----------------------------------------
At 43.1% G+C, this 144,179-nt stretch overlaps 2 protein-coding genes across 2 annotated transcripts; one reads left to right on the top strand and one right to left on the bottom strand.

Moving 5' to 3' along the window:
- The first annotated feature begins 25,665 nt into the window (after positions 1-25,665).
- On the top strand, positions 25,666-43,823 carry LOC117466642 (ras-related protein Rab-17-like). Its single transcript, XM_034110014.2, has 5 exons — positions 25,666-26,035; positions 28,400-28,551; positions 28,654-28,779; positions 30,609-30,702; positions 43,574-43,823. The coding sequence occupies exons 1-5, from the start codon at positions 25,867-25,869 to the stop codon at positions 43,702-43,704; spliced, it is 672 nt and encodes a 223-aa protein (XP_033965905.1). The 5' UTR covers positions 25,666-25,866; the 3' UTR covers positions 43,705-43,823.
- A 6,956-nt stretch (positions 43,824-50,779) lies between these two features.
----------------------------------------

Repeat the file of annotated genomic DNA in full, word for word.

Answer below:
At 43.1% G+C, this 144,179-nt stretch overlaps 2 protein-coding genes across 2 annotated transcripts; one reads left to right on the top strand and one right to left on the bottom strand.

Moving 5' to 3' along the window:
- The first annotated feature begins 25,665 nt into the window (after positions 1-25,665).
- On the top strand, positions 25,666-43,823 carry LOC117466642 (ras-related protein Rab-17-like). Its single transcript, XM_034110014.2, has 5 exons — positions 25,666-26,035; positions 28,400-28,551; positions 28,654-28,779; positions 30,609-30,702; positions 43,574-43,823. The coding sequence occupies exons 1-5, from the start codon at positions 25,867-25,869 to the stop codon at positions 43,702-43,704; spliced, it is 672 nt and encodes a 223-aa protein (XP_033965905.1). The 5' UTR covers positions 25,666-25,866; the 3' UTR covers positions 43,705-43,823.
- A 6,956-nt stretch (positions 43,824-50,779) lies between these two features.